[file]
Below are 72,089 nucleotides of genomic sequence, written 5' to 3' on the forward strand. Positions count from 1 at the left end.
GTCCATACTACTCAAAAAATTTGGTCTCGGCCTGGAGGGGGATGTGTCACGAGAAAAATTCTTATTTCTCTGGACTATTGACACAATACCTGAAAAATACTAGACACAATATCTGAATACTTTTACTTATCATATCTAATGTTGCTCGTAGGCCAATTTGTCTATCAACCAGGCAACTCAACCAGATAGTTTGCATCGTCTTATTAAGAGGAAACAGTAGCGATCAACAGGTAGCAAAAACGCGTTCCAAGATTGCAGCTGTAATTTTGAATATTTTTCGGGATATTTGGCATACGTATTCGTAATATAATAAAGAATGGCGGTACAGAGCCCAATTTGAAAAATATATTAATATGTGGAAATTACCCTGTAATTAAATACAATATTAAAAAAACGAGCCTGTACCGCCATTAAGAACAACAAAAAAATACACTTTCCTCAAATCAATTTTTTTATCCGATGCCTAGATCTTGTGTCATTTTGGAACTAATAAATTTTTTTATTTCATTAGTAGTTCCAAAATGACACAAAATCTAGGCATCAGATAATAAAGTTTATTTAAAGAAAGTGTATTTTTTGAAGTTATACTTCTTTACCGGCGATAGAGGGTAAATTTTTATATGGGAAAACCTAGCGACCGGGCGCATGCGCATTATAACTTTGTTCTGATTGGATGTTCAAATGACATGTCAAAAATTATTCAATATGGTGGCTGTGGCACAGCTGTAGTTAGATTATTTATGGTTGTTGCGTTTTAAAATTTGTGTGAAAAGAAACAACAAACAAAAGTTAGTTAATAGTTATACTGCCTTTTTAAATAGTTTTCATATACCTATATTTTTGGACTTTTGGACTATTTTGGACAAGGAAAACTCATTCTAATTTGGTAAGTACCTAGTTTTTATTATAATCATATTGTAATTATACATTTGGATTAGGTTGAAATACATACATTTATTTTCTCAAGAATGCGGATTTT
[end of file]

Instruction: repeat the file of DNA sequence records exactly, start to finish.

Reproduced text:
Below are 72,089 nucleotides of genomic sequence, written 5' to 3' on the forward strand. Positions count from 1 at the left end.
GTCCATACTACTCAAAAAATTTGGTCTCGGCCTGGAGGGGGATGTGTCACGAGAAAAATTCTTATTTCTCTGGACTATTGACACAATACCTGAAAAATACTAGACACAATATCTGAATACTTTTACTTATCATATCTAATGTTGCTCGTAGGCCAATTTGTCTATCAACCAGGCAACTCAACCAGATAGTTTGCATCGTCTTATTAAGAGGAAACAGTAGCGATCAACAGGTAGCAAAAACGCGTTCCAAGATTGCAGCTGTAATTTTGAATATTTTTCGGGATATTTGGCATACGTATTCGTAATATAATAAAGAATGGCGGTACAGAGCCCAATTTGAAAAATATATTAATATGTGGAAATTACCCTGTAATTAAATACAATATTAAAAAAACGAGCCTGTACCGCCATTAAGAACAACAAAAAAATACACTTTCCTCAAATCAATTTTTTTATCCGATGCCTAGATCTTGTGTCATTTTGGAACTAATAAATTTTTTTATTTCATTAGTAGTTCCAAAATGACACAAAATCTAGGCATCAGATAATAAAGTTTATTTAAAGAAAGTGTATTTTTTGAAGTTATACTTCTTTACCGGCGATAGAGGGTAAATTTTTATATGGGAAAACCTAGCGACCGGGCGCATGCGCATTATAACTTTGTTCTGATTGGATGTTCAAATGACATGTCAAAAATTATTCAATATGGTGGCTGTGGCACAGCTGTAGTTAGATTATTTATGGTTGTTGCGTTTTAAAATTTGTGTGAAAAGAAACAACAAACAAAAGTTAGTTAATAGTTATACTGCCTTTTTAAATAGTTTTCATATACCTATATTTTTGGACTTTTGGACTATTTTGGACAAGGAAAACTCATTCTAATTTGGTAAGTACCTAGTTTTTATTATAATCATATTGTAATTATACATTTGGATTAGGTTGAAATACATACATTTATTTTCTCAAGAATGCGGATTTT